For a while there was absolute blank.

            Except for one detail.

            Somebody was noticing the blank.

            That pulled the echo back from round the corner, returned it to the corridor, sent it speeding back to me.

            And as it arrived I heard a voice say, “Well done, darling!”

            A voice I knew.

            Shit, what was my brother Zak doing in the kitchen?

            My eyes opened themselves except they were not physical eyes any more, not corpse eyes on the floor, they were areas of perception hovering somewhere in the room.

            I watched him walk towards Cheryl, a big congratulatory grin on his face and – here’s a curious detail – thin rubber gloves on his hands. He reached to take the gun while she said, “I did it. Didn’t think I could, but...”

            “Of course you did,” he purred, “and now the money’s ours. But first of all, let’s wipe your prints off that nasty weapon.”

            She held it to him and he took it at chest height, turned it around, aimed it upwards, and – I couldn’t believe it, couldn’t conceive it – shot her under the chin. From credible suicide range. With only her prints to say who’d handled it.

            At this stage my sight was entirely impressionistic so I couldn’t be sure how she fell. I tried swivelling my focus down – twist, jerk – to where her body arrived on the floor.

            Simultaneously, with a different sort of sight, I noticed how the ghost Cheryl came detached from her body. She hadn’t fallen, simply got knocked out her skin, floating backwards as the body went down, an amorphous ball of consciousness.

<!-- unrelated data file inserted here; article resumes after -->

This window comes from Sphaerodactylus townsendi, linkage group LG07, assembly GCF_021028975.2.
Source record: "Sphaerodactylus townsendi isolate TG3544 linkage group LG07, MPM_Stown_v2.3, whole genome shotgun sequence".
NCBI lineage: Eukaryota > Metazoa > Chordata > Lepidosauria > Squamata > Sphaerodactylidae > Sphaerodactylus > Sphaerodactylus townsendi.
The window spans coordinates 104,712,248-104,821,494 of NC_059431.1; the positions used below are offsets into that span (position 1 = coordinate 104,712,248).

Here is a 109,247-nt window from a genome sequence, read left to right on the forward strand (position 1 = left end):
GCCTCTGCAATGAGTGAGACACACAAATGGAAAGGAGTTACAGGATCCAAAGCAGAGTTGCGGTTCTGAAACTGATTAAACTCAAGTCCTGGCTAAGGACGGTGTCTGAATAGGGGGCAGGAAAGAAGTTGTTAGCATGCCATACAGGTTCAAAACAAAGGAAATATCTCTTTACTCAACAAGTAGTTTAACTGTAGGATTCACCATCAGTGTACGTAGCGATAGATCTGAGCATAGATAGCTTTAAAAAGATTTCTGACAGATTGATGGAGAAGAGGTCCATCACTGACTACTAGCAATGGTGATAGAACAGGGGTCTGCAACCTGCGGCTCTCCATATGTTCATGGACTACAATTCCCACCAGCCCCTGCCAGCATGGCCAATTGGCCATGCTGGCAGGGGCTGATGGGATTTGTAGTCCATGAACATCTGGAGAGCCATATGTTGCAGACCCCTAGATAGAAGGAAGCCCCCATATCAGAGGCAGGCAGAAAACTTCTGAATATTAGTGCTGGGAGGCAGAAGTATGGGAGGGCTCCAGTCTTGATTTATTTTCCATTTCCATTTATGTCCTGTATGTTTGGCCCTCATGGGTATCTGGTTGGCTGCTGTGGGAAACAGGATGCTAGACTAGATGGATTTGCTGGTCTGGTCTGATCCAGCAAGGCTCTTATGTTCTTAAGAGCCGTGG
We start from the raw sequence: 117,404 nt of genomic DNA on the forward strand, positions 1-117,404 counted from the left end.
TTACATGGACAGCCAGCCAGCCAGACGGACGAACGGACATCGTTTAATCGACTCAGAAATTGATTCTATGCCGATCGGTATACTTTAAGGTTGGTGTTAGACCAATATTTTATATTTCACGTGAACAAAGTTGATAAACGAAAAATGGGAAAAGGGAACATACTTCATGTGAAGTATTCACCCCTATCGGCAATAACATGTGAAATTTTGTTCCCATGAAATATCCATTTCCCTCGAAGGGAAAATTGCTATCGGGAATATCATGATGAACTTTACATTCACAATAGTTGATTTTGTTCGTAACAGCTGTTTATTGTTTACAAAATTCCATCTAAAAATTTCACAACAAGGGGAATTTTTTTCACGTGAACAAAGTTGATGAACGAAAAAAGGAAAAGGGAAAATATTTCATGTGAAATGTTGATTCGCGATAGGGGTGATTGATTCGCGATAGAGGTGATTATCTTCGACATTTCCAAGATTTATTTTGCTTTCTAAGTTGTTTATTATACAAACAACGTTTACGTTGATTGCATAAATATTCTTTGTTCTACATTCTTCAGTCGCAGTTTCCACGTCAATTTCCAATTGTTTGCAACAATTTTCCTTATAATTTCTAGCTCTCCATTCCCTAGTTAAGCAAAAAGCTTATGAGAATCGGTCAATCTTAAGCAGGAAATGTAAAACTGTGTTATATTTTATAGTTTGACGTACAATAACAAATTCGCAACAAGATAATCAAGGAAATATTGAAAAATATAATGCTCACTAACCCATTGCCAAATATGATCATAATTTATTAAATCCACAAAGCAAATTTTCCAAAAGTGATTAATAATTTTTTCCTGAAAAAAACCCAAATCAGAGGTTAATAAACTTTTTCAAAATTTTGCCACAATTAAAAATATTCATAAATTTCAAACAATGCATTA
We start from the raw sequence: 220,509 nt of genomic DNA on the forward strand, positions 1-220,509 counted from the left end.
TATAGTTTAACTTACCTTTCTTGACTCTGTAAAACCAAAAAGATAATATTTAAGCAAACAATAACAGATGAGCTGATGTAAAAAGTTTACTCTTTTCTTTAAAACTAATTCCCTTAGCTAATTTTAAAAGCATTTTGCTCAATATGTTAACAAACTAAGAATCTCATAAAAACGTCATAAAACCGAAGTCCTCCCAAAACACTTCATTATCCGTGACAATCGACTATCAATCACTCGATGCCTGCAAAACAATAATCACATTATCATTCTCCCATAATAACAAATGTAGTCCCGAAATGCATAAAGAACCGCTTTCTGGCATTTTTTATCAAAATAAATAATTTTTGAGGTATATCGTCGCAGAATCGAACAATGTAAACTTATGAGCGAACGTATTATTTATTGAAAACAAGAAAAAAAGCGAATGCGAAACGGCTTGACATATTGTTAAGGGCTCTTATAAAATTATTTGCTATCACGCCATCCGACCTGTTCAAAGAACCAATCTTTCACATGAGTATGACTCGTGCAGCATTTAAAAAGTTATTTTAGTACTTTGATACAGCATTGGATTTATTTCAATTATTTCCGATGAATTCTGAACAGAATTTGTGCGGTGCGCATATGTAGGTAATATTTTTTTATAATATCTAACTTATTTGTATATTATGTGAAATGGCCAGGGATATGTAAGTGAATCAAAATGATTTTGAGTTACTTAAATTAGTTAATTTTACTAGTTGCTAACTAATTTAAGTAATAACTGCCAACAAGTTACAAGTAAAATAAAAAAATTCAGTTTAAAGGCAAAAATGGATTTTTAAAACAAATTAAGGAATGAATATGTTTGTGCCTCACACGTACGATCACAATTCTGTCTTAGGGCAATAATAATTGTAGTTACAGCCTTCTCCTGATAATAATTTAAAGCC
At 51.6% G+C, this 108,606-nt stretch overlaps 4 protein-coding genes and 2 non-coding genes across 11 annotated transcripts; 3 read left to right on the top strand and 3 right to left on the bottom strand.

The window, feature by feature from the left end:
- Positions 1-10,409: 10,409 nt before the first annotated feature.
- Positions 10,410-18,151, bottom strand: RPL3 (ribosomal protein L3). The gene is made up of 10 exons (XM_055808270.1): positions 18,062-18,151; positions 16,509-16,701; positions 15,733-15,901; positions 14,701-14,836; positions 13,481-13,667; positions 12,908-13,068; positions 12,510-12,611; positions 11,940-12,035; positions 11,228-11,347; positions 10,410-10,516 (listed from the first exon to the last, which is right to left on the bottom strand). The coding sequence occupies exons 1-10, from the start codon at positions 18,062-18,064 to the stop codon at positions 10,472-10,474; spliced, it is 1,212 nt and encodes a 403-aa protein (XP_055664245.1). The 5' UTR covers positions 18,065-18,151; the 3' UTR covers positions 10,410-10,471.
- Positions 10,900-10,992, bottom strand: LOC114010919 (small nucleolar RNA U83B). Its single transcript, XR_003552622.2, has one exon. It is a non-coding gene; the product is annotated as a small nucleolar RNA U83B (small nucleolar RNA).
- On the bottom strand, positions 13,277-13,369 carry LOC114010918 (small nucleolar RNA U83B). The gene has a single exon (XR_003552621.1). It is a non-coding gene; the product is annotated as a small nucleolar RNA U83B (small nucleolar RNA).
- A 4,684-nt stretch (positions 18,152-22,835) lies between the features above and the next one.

Immediately afterwards, she began gathering herself and in scarcely any time at all she had reformed as a duplicate Cheryl – unmistakeable yet somehow elusive to detail, an obvious blonde beauty, with jeans and jumper sketched from memory, not really part of her, lingering out of habit.

            And she was staring at Zak with such rage that I doubted she was capable of anything else.

            So I coughed. Whether it reached her as a genuine cough I couldn’t say, but it conveyed the idea of my presence.

            She turned. Switched to Zak again. Switched back to me.


            And slowly, mournfully, I shook my head. What ever have you done?

May 21st

Andalucian Life. The next stage.

By Hilly

  ‘So, the plan is, we leave our packs, with all we own in the world with some bloke we’ve never met in the petrol station and then climb up a mountain with no particular clue as to where we’re going.  Have I got it all?’ I was looking over the edge of the escarpment and wondering at the amount of rubbish that seemed to have accumulated there.
    ‘Yep, that’s the plan.’
    ‘We’d better get out our money and passports, just in case.’
    ‘That’s a better plan.’
    When the station came into view, I mustered all my Spanish to explain our situation but the man smiled warmly and said he’d been waiting for us and that our friends Patrick and Shauna had warned him that we were on our way. He pointed out the route we must follow and hid our packs in a back room.